No weddings. No funerals. Just busywork.
I just want to feel warm and fed. That’s the only real goal in my life. If my body temperature gets off, everything gets thrown off, thanks to dysautonomia (body has trouble regulating temperature on its own).
That’s my goal. That’s my life goal. That’s all life is about. Or at least it feels that way.
I wish there was more people in my life, partly to add some more color or life to my life. All I have is my plants and some wall decor to try to bring some life here.
Big projects feel like the only thing I can do to do more with my life. I have a difficult time keeping up with big projects like I did before my illness. I’ve learned that if I start something, I won’t finish it, so I just don’t start things anymore. It’s partly because I have way too many other things on my mind due to illness. Illness is a constant battle and a full-time job.
I have a horrible urge to paint the walls of my room. To make it less bland and more joyful. Less quiet. More compelling.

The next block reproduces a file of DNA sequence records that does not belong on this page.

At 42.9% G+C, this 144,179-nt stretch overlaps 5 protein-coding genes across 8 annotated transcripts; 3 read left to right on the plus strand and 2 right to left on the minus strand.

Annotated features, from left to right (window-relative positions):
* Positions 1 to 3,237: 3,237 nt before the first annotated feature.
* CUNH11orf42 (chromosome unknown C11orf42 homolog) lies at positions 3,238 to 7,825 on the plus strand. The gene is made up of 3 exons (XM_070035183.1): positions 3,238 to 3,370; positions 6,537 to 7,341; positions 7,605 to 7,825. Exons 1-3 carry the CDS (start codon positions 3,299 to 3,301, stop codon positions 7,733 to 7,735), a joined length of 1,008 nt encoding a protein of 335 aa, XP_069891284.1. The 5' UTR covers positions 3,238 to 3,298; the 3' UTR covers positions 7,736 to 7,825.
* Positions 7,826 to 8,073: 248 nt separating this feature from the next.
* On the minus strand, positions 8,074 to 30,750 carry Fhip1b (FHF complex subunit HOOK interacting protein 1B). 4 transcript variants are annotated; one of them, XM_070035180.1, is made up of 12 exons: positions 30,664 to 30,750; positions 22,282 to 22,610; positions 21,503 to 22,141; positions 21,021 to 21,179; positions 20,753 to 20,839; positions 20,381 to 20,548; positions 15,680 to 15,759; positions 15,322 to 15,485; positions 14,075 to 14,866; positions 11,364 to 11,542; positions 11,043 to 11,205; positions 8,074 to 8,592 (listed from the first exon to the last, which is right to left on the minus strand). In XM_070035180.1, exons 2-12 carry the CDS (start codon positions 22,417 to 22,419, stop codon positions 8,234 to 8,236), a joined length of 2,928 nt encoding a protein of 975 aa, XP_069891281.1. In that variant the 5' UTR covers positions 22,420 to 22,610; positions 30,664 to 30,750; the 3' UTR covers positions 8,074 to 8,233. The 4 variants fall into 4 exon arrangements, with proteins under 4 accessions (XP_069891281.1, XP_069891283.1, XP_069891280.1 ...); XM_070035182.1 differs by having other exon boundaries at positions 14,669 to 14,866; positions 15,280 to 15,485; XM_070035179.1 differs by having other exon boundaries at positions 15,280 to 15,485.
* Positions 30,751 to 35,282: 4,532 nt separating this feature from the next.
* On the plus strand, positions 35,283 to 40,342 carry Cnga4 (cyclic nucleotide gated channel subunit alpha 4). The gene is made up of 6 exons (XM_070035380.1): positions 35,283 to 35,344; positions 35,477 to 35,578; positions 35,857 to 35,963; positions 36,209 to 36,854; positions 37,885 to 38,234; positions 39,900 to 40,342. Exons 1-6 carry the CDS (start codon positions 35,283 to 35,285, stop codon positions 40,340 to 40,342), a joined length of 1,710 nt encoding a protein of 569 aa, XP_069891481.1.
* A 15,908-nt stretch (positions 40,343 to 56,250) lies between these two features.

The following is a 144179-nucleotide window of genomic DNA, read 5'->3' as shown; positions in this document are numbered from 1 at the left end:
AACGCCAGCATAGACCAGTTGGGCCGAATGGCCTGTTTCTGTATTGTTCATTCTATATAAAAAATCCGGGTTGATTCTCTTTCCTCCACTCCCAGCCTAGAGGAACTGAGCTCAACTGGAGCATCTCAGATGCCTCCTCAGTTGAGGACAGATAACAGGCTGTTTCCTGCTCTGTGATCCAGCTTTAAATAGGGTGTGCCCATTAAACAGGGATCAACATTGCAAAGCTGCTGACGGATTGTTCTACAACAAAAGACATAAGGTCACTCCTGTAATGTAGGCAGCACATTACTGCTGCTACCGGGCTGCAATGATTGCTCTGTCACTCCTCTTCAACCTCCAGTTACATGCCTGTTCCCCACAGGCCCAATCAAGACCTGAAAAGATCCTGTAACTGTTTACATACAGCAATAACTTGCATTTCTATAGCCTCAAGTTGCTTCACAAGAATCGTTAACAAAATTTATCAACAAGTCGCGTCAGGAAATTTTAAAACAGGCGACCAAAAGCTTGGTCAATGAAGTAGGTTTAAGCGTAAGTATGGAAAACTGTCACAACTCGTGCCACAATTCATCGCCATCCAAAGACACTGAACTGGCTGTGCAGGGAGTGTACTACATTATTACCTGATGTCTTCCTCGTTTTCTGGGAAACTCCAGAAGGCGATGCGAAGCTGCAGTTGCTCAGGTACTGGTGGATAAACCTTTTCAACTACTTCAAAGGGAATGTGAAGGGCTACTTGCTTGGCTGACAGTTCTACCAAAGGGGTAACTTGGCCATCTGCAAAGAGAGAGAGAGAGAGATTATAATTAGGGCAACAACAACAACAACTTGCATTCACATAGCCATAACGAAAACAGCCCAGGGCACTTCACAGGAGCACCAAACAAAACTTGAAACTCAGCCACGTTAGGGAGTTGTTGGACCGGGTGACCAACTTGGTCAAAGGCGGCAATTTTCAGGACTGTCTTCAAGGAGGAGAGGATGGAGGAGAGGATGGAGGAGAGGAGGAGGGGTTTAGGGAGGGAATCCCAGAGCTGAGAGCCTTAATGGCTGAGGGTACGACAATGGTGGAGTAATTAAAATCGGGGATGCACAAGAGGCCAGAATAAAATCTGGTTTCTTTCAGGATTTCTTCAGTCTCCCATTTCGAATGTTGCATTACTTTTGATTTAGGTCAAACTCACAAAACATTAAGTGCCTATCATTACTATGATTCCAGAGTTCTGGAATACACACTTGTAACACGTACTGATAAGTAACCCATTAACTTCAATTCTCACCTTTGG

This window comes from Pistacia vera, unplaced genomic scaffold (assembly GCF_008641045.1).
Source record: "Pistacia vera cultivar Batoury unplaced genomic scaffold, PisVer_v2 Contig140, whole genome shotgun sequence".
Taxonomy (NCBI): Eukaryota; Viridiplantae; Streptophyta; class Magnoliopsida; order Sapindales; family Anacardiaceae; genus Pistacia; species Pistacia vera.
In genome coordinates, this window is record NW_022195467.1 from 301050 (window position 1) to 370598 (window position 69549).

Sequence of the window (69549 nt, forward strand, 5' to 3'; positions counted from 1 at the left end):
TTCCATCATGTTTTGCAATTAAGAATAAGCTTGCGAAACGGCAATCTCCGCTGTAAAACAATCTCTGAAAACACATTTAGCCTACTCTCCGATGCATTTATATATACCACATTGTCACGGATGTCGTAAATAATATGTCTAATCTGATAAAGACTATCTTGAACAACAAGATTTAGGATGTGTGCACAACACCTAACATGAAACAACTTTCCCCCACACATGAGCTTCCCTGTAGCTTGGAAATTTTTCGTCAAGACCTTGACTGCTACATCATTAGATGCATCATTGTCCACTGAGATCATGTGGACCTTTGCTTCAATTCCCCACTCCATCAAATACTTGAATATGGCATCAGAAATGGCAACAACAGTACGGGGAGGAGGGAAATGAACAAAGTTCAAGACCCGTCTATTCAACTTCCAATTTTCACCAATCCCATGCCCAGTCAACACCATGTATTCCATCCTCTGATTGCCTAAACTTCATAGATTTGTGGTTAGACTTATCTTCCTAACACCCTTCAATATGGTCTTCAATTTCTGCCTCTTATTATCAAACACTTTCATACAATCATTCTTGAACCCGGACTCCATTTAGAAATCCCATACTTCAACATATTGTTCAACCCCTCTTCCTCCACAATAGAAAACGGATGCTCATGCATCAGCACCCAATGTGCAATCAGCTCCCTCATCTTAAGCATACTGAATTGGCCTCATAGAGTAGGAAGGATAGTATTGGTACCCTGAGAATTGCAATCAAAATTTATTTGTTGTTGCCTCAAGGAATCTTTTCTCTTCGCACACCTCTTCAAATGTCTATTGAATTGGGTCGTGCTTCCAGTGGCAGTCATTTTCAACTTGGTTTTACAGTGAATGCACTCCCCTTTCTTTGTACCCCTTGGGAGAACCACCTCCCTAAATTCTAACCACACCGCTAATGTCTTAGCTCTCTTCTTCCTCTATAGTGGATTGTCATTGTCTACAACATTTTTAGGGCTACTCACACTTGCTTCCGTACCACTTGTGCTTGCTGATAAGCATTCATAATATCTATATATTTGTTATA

The point of all this is that I don’t know how to approach therapy.
Where do I start?
I really just want to unearth something in therapy, not have to explain my whole life.
And how do I explain the nothing that devours me? The nothing of the present moment, that only turns into more nothing if I forget everything I am and everything that happened in my past? In my past, there was a whole world. Now that world is gone and replaced by a small empty room.
Now I’m just a ghost that wanders the world, lost, with unfinished business.
Maybe I am really dead. I can’t help but at least think of this as some sort of pseudo-death.